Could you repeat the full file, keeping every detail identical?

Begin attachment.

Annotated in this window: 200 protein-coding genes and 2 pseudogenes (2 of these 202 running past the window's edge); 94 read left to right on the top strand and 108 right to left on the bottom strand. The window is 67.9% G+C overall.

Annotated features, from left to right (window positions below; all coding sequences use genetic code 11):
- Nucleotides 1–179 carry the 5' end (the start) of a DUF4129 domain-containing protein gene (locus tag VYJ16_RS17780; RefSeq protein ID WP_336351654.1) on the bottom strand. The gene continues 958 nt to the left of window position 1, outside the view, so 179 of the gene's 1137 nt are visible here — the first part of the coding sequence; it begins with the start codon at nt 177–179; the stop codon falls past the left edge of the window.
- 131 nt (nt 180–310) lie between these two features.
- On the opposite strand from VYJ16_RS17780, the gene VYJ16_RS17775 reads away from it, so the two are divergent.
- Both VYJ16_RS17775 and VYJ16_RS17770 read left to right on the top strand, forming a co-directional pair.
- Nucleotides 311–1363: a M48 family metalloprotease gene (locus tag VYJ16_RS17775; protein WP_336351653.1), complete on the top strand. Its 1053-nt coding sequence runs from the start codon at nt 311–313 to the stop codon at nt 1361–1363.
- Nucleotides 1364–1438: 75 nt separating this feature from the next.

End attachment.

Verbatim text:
Annotated in this window: 200 protein-coding genes and 2 pseudogenes (2 of these 202 running past the window's edge); 94 read left to right on the top strand and 108 right to left on the bottom strand. The window is 67.9% G+C overall.

Annotated features, from left to right (window positions below; all coding sequences use genetic code 11):
- Nucleotides 1–179 carry the 5' end (the start) of a DUF4129 domain-containing protein gene (locus tag VYJ16_RS17780; RefSeq protein ID WP_336351654.1) on the bottom strand. The gene continues 958 nt to the left of window position 1, outside the view, so 179 of the gene's 1137 nt are visible here — the first part of the coding sequence; it begins with the start codon at nt 177–179; the stop codon falls past the left edge of the window.
- 131 nt (nt 180–310) lie between these two features.
- On the opposite strand from VYJ16_RS17780, the gene VYJ16_RS17775 reads away from it, so the two are divergent.
- Both VYJ16_RS17775 and VYJ16_RS17770 read left to right on the top strand, forming a co-directional pair.
- Nucleotides 311–1363: a M48 family metalloprotease gene (locus tag VYJ16_RS17775; protein WP_336351653.1), complete on the top strand. Its 1053-nt coding sequence runs from the start codon at nt 311–313 to the stop codon at nt 1361–1363.
- Nucleotides 1364–1438: 75 nt separating this feature from the next.